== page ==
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IUPAC name[hide] Sulfuric acid Other names[hide] Oil of vitriol Identifiers
CAS number 7664-93-9 ChemSpider 1086 UNII EC number UN number KEGG ChEBI ChEMBL RTECS number Jmol-3D images SMILES [show] InChI [show] Properties Molecular formula Molar mass H2SO4 O40UQP6WCF 231-639-5 1830 D05963 CHEBI:26836 CHEMBL572964 WS5600000
Appearance Clear, colorless, odorless liquid Density Melting point 1.84 g/cm3, liquid 10 °C, 283 K, 50 °F
P305+351+338.P precautionar 310. P405.7 cP (20 °C) Thermochemistry Std enthalpy −814 kJ·mol−1 of formationΔf Ho298 Standard 157 J·mol−1·K−1 molar entropy So298 Hazards MSDS GHS pictograms GHS signal word GHS hazard statements Danger External MSDS H314 GHS P260. P321.99 Viscosity 26. P310. 1. P280. P303+361+353.Boiling point 337 °C. 639 °F Solubility in water miscible Acidity (pKa) −3. P304+340. P264. 610 K. P501 y statements EU Index EU classification R-phrases R35 016-020-00-8 C N T O .P301+330+331.P363.
S-phrases NFPA 704 (S1/2) S26 S30 S45 0 3 2 W Flash point Threshold Limit Value LD50 Non-flammable 15 mg/m3 (IDLH). etc. rat) Related compounds Related stro Selenic acid Hydrochloric acid ng acids Nitric acid Chromic acid Related Sulfurous acid compounds Peroxymonosulfuric acid Sulfur trioxide Oleum Supplementary data page Structure and properties n. 1 mg/m3(TWA). LC50 = 25 mg/m3 (inhalation. rat). MS . NMR. Thermodyna Phase behaviour mic Solid. 2 mg/m3 (STEL) 2140 mg/kg (oral. εr. IR. gas data Spectral UV. liquid.
Moreover. 100 kPa) Infobox references Sulfuric acid (alternative spelling sulphuric acid) is a highly corrosive strong mineral acidwith the molecular formula H2SO4. the sulfuric acid has a wide range of applications including domestic acidic drain cleaner.2 Polarity and conductivity 3 Chemical properties o o 3. It is also a central substance in the chemical industry. Principal uses include mineral processing. but also dehydrates carbohydrates posing secondary thermal burn. Sometimes. data are given for materials in their standard state (at 25 °C. safety precautions should be done when using it. It is a diprotic acid which may show different properties depending upon its concentration. wet sulfuric acid process and some other methods. such as contact process.data (verify) (what is: / ?) Except where noted otherwise. The historical name of this acid is oil of vitriol.1 Grades of sulfuric acid 2. it may be dark brown as dyed during industrial production process in order to alert people's awareness to its hazards. Its corrosiveness on metals. It is widely produced with different methods. electrolyte in lead-acid batteries and variouscleaning agents. and chemical synthesis. So. Permanent blindness can result if it contacts eyes. eyes and flesh or other materials can be mainly ascribed to its strong acidic nature and if concentrated strong dehydrating property andstrong oxidizing property.2 Acid-base properties . Possessing different chemical properties. skin. stones. Concentrated sulfuric acid can cause very serious damage upon contact as not only does it hydrolyze proteins and lipids leading to chemical burn. It is a colorless to slightly yellow viscous liquid which is soluble in water at all concentrations. fertilizer manufacturing. Contents [hide] 1 History 2 Physical properties o o 2. it ishygroscopic which readily absorbs water vapour in air. wastewater processing.1 Reaction with water and dehydrating property 3. oil refining.
6 Domestic uses 6.4 Reactions with non-metals 3.5 Electrolyte 6.4 Catalyst 6.1 Industrial production of chemicals 6.3 Industrial cleaning agent 6.3 Other methods 6 Uses o o o o o o o 6.1.1 Laboratory hazards 7.1 Contact process 5.7 Health 7 Safety o o 7.2 Europa 5 Manufacture o o o 5.o o o o 3.1 Extraterrestrial sulfuric acid 4.5 Reaction with sodium chloride 3.2 Sulfur-iodine cycle 6.6 Electrophilic aromatic substitution 4 Occurrence o 4.2 Wet sulfuric acid process 5.1 Venus 4.1.2 Industrial hazards 8 Legal restrictions 9 See also 10 References .3 Reactions with metals and strong oxidizing property 3.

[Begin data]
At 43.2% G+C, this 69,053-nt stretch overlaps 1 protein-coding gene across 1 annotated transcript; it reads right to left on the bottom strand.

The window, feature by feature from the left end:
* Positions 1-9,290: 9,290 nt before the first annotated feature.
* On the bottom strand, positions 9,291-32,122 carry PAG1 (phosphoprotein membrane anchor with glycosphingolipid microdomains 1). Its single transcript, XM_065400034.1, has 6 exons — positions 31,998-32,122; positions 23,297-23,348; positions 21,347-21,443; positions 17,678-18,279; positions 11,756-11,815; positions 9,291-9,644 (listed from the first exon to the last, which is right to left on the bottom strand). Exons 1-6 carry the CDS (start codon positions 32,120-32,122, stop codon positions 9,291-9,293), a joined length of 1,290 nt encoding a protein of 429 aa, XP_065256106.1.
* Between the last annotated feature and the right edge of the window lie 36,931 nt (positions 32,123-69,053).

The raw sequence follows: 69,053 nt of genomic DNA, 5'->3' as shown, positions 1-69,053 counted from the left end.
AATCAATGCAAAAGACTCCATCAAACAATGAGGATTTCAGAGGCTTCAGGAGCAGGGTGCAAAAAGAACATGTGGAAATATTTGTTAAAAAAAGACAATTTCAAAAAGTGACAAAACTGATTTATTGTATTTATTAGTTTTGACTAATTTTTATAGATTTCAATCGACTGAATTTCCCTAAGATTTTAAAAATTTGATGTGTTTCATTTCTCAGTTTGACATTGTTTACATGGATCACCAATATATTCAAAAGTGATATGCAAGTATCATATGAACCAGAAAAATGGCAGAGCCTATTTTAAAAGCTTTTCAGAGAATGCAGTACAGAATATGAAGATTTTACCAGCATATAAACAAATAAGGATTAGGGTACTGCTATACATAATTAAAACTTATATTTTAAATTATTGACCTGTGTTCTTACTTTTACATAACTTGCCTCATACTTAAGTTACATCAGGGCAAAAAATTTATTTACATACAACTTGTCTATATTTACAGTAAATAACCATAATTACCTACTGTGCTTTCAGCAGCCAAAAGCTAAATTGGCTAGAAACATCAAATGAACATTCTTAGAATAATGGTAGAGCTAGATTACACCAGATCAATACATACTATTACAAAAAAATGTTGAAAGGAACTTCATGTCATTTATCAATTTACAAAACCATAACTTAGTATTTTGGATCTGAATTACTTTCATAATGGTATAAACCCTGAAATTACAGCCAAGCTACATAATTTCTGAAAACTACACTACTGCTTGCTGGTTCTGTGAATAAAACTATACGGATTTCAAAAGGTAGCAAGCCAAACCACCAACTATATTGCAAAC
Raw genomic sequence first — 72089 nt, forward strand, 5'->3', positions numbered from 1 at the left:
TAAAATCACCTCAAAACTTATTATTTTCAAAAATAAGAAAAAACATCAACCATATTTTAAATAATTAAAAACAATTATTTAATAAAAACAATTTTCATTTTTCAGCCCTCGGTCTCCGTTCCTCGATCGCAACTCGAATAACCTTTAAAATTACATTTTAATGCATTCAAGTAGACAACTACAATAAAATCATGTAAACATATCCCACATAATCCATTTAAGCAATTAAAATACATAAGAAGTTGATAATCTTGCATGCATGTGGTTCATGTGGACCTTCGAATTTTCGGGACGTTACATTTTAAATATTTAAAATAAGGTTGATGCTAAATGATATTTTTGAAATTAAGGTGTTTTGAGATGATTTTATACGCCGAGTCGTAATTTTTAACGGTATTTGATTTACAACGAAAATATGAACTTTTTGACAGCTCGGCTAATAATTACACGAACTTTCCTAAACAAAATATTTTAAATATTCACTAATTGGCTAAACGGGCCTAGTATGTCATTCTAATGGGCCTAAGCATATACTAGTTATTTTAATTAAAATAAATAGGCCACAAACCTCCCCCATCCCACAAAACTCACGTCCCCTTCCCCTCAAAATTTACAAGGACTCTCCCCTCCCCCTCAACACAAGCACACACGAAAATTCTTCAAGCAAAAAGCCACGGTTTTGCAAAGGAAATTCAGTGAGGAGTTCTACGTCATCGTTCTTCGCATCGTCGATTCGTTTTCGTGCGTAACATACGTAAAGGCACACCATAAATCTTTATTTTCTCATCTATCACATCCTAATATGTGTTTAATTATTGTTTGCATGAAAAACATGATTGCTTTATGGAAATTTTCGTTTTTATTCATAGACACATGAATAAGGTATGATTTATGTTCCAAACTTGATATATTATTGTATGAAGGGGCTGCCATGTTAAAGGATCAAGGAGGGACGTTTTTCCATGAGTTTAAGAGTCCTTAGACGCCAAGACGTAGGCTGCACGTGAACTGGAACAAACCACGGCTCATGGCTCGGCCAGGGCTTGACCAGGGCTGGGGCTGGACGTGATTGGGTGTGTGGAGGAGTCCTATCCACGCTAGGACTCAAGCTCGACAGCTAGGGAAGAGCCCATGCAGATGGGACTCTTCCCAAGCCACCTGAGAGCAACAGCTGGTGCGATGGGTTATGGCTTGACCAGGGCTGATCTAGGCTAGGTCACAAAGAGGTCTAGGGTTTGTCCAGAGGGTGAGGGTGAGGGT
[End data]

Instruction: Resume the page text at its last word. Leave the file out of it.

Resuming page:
which combines with water to produce sulfuric acid. This lead chamber process allowed the effective industrialization of sulfuric acid production. Islamic alchemists Jābir ibn Hayyān (c. Later refinements to the lead chamber process by French chemist Joseph Louis Gay-Lussacand British chemist John Glover improved the yield to 78%. Joshua Ward. but this was a misinterpretation. Metallurgical uses for vitriolic substances were recorded in the Hellenistic alchemical works of Zosimos of Panopolis. John Roebuck adapted this method to produce sulfuric acid in lead-lined chambers. In 1746 in Birmingham. Razi (865 – 925 AD). theanhydride of sulfuric acid.Sumerians had a list of types of vitriol that they classified according to substance's color. included vitriol in their mineral classification lists. in the presence of steam. remained the standard for sulfuric acid production for almost two centuries. in the treatisePhisica et Mystica. In the 17th century. 721 – c. 11 Further reading 12 External links History John Dalton's 1808 sulfuric acid molecule shows a central sulfur atom bonded to three oxygen atoms. A passage from Pseudo-Geber´s Summa Perfectionis was long considered to be the first recipe for sulfuric acid. wrote the book Mabāhij al-fikar wa-manāhij al-'ibar). used this method to begin the first large-scale production of sulfuric acid. this method. the German-Dutch chemist Johann Glauber prepared sulfuric acid by burning sulfur together with saltpeter (potassium nitrate. After several refinements. the manufacture of some dyes and other chemical processes require a more concentrated product. In 1736. less expensive. However. KNO3). Sulfuric acid created by John Roebuck's process approached a 65% concentration. Some of the earliest discussions on the origin and properties of vitriol are in the works of the Greek physician Dioscorides (first century AD) and the Roman naturalist Pliny the Elder (23–79 AD). There are references to it in the works of Vincent of Beauvais and in the Compositum de Compositisascribed to Albertus Magnus. 1318. Ibn Sina focused on its medical uses and different varieties of vitriol. Throughout the 18th century. it oxidizes the sulfur to SO3. which were stronger. a London pharmacist. and Jamal Din alWatwat (d. and the "Leyden papyrus X". and could be made larger than the previously used glass containers. this could only be . 815 AD). As saltpeter decomposes. The study of vitriol began in ancient times.Galen also discussed its medical use. called the "lead chamber process" or "chamber process". Sulfuric acid was called "oil of vitriol" by medieval European alchemists. or sulfur trioxide.